Joan Errington Beaumont (born 25 October 1948) is an Australian historian and academic, who specialises in foreign policy and the Australian experience of war. She is professor emerita in the Strategic and Defence Studies Centre at the Australian National University.John Blaxland (historian)
John Charles Blaxland (born 1963) is an Australian historian, academic, and former Australian Army officer. He is a Professor in Intelligence Studies and International Security at the Strategic and Defence Studies Centre at the Australian National University.
Blaxland holds a Bachelor of Arts from the University of New South Wales, a Master of Arts in History from the Australian National University, and a Doctor of Philosophy in War Studies from the Royal Military College of Canada. Blaxland also studied at the Royal Thai Army Command and Staff College in 1997. He is a former Director of Joint Intelligence Operations (J2), at Headquarters Joint Operations Command.Blaxland proposed a new flag design for Australia in 2013.Blaxland's research interests include Australian military history and strategy, public policy, security, defence, international relations, South East Asia (Thailand, Myanmar/Burma, East Timor), North America (Canada), the Australian Flag, and military operations in Afghanistan and Iraq.Media of Malaysia
The media of Malaysia includes television, radio, newspapers, and web-based media such as bloggers. Many media outlets are either owned directly by the government of Malaysia (e.g. Bernama) or owned by component parties of the Barisan Nasional coalition which formed the government until May 2018 (e.g. the Media Prima group, which is owned by the United Malays National Organisation). Opposition parties PAS and PKR, now the main parties of the ruling "Pakatan Harapan" coalition, publish their own newspapers, Harakah and Suara Keadilan, respectively, which are openly sold alongside regular publications.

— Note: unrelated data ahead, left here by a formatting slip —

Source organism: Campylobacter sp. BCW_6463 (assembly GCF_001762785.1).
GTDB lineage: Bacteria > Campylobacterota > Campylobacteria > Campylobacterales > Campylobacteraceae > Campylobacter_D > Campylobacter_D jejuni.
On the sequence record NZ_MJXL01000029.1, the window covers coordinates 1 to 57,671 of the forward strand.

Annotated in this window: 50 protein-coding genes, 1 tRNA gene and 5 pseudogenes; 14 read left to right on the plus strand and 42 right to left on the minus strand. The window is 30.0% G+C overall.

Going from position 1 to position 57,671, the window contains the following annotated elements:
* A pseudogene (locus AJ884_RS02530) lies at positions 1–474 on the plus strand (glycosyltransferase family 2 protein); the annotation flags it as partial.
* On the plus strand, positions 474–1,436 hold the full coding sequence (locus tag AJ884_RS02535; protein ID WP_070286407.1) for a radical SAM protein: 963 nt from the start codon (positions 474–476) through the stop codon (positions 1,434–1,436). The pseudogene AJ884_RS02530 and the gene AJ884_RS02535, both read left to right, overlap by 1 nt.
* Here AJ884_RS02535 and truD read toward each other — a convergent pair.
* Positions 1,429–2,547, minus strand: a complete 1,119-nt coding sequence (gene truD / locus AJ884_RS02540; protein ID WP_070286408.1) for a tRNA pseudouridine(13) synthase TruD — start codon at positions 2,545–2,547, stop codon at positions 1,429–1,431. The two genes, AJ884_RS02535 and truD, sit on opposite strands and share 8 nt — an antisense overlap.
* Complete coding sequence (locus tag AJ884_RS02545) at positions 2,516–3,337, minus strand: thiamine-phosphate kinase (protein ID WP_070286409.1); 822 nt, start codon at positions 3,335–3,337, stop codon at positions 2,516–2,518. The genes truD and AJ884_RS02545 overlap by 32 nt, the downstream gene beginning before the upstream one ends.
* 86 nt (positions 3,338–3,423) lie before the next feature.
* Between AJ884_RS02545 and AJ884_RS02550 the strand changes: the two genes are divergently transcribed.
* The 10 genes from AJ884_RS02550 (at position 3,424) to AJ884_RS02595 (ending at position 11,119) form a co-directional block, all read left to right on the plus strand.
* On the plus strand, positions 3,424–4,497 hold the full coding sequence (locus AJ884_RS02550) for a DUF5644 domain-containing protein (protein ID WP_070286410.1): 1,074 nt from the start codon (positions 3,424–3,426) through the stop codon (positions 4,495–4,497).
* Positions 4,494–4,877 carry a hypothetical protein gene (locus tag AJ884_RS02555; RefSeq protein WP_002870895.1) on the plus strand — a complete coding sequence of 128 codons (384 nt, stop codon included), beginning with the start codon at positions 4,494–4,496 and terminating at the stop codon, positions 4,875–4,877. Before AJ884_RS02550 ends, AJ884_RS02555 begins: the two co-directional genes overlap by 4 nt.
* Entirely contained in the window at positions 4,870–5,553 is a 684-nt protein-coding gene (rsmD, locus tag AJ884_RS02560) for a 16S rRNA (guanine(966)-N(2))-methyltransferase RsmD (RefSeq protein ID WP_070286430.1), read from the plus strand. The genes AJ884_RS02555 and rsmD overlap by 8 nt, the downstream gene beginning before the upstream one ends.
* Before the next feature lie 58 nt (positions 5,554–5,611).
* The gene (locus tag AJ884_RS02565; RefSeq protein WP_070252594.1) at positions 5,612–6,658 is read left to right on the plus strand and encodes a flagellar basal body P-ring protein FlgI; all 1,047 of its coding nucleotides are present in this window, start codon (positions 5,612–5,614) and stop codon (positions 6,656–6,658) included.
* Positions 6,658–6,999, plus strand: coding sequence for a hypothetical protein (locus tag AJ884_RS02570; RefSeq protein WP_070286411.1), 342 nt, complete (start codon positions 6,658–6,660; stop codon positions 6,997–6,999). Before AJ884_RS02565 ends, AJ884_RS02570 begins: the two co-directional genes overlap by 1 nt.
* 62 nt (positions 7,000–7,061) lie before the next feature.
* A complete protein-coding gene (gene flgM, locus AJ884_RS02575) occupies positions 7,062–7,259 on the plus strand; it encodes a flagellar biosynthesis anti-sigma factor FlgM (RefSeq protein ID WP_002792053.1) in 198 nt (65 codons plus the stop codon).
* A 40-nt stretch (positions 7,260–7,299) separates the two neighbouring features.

Since conventional media is so tightly controlled by the government, Malaysia has a lively alternative media scene, characterised by such news portals as Malaysiakini and The Malaysian Insider which take advantage of the government's pledge not to censor the Internet despite its stranglehold on most mass media outlets.Paul Dibb
Paul Dibb AM (born 3 October 1939) is an English-born Australian strategist, academic and former defence intelligence official. He is currently emeritus professor of strategic studies at the Strategic and Defence Studies Centre which is part of the Australian National University.He was the head of the National Assessments Staff (the predecessor to the Office of National Assessments) from 1974 to 1978, the director of the Joint Intelligence Organisation (the predecessor to the Defence Intelligence Organisation) from 1986 to 1988, and the head of the Defence Strategy and Intelligence Group with the rank of Deputy Secretary in the Department of Defence from 1988 to 1991. Dibb is also known for his contribution to Australian defence strategy through writing the 1986 Review of Australia’s defence capabilities, known as the Dibb Report, and being the primary author of the 1987 Defence White Paper. From 1965 to 1984, Dibb worked for the Australian Security Intelligence Organisation, tasked with gaining intelligence and recruiting KGB and GRU agents in Canberra.Robert J. O'Neill
Robert John O'Neill, (born 5 November 1936) is an Australian historian and academic. He is chair of the International Academic Advisory Committee at the United States Studies Centre at the University of Sydney, was director of the International Institute for Strategic Studies, based in London, from 1982 to 1987, and Chichele Professor of the History of War at the University of Oxford from 1987 to 2000.Ross Babbage